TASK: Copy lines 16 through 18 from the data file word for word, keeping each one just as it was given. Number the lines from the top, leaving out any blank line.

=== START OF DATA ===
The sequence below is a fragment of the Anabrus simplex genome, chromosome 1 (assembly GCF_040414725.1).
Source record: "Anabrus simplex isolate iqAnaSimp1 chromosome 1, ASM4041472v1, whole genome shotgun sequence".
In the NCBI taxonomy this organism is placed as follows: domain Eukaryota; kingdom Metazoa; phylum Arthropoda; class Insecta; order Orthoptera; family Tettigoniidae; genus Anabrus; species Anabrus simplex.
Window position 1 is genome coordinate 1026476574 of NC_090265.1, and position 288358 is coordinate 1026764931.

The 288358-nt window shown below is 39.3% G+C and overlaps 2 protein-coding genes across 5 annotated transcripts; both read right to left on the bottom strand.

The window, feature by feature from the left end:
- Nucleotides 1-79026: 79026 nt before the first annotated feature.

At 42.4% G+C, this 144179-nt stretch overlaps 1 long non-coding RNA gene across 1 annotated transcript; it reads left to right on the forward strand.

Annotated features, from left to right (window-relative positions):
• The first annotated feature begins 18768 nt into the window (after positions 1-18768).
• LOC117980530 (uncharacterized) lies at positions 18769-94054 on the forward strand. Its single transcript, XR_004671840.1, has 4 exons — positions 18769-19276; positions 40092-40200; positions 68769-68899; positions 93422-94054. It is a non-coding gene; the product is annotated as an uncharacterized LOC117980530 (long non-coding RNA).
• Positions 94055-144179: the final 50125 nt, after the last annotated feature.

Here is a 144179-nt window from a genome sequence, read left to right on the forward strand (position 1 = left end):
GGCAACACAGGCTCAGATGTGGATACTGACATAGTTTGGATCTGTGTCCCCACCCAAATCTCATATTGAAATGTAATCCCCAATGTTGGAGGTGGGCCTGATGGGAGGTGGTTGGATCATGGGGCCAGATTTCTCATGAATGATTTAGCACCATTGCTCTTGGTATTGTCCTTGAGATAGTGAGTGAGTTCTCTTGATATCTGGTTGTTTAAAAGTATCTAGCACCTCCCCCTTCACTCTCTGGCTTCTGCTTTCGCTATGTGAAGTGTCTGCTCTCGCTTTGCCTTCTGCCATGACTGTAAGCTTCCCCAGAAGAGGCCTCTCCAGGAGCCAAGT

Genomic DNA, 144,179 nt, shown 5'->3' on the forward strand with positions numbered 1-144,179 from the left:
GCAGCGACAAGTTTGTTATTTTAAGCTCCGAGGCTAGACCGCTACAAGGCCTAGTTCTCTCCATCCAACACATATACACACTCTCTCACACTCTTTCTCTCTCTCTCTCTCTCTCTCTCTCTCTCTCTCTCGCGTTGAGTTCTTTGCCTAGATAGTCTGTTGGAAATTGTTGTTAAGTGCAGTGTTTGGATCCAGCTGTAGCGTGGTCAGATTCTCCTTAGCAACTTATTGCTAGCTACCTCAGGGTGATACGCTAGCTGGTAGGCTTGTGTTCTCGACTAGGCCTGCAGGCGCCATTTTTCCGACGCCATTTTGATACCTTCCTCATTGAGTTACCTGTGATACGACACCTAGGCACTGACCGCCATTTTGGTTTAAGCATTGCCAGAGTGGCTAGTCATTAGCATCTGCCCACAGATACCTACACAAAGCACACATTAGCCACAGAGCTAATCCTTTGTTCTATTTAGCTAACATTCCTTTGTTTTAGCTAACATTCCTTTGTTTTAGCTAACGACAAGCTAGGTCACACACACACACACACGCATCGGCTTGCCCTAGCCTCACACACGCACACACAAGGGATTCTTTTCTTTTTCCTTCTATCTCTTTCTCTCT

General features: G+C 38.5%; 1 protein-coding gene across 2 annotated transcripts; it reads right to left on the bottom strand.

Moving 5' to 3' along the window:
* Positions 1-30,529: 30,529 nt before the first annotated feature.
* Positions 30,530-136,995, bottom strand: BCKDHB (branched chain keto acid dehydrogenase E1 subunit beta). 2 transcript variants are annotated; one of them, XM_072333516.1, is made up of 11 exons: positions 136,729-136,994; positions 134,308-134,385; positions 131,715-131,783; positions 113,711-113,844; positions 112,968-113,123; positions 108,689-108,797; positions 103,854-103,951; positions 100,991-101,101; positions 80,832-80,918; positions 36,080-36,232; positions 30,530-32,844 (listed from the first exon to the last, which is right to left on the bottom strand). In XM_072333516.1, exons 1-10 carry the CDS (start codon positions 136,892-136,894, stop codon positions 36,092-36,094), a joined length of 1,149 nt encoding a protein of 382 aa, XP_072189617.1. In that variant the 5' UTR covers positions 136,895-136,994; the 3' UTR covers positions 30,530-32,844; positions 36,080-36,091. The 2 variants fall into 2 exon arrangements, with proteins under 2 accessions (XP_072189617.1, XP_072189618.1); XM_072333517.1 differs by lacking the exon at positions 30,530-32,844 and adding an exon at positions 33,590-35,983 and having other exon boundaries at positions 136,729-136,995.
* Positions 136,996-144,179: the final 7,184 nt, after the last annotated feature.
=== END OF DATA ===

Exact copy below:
GCAGCGACAAGTTTGTTATTTTAAGCTCCGAGGCTAGACCGCTACAAGGCCTAGTTCTCTCCATCCAACACATATACACACTCTCTCACACTCTTTCTCTCTCTCTCTCTCTCTCTCTCTCTCTCTCTCTCGCGTTGAGTTCTTTGCCTAGATAGTCTGTTGGAAATTGTTGTTAAGTGCAGTGTTTGGATCCAGCTGTAGCGTGGTCAGATTCTCCTTAGCAACTTATTGCTAGCTACCTCAGGGTGATACGCTAGCTGGTAGGCTTGTGTTCTCGACTAGGCCTGCAGGCGCCATTTTTCCGACGCCATTTTGATACCTTCCTCATTGAGTTACCTGTGATACGACACCTAGGCACTGACCGCCATTTTGGTTTAAGCATTGCCAGAGTGGCTAGTCATTAGCATCTGCCCACAGATACCTACACAAAGCACACATTAGCCACAGAGCTAATCCTTTGTTCTATTTAGCTAACATTCCTTTGTTTTAGCTAACATTCCTTTGTTTTAGCTAACGACAAGCTAGGTCACACACACACACACACGCATCGGCTTGCCCTAGCCTCACACACGCACACACAAGGGATTCTTTTCTTTTTCCTTCTATCTCTTTCTCTCT

General features: G+C 38.5%; 1 protein-coding gene across 2 annotated transcripts; it reads right to left on the bottom strand.

Moving 5' to 3' along the window: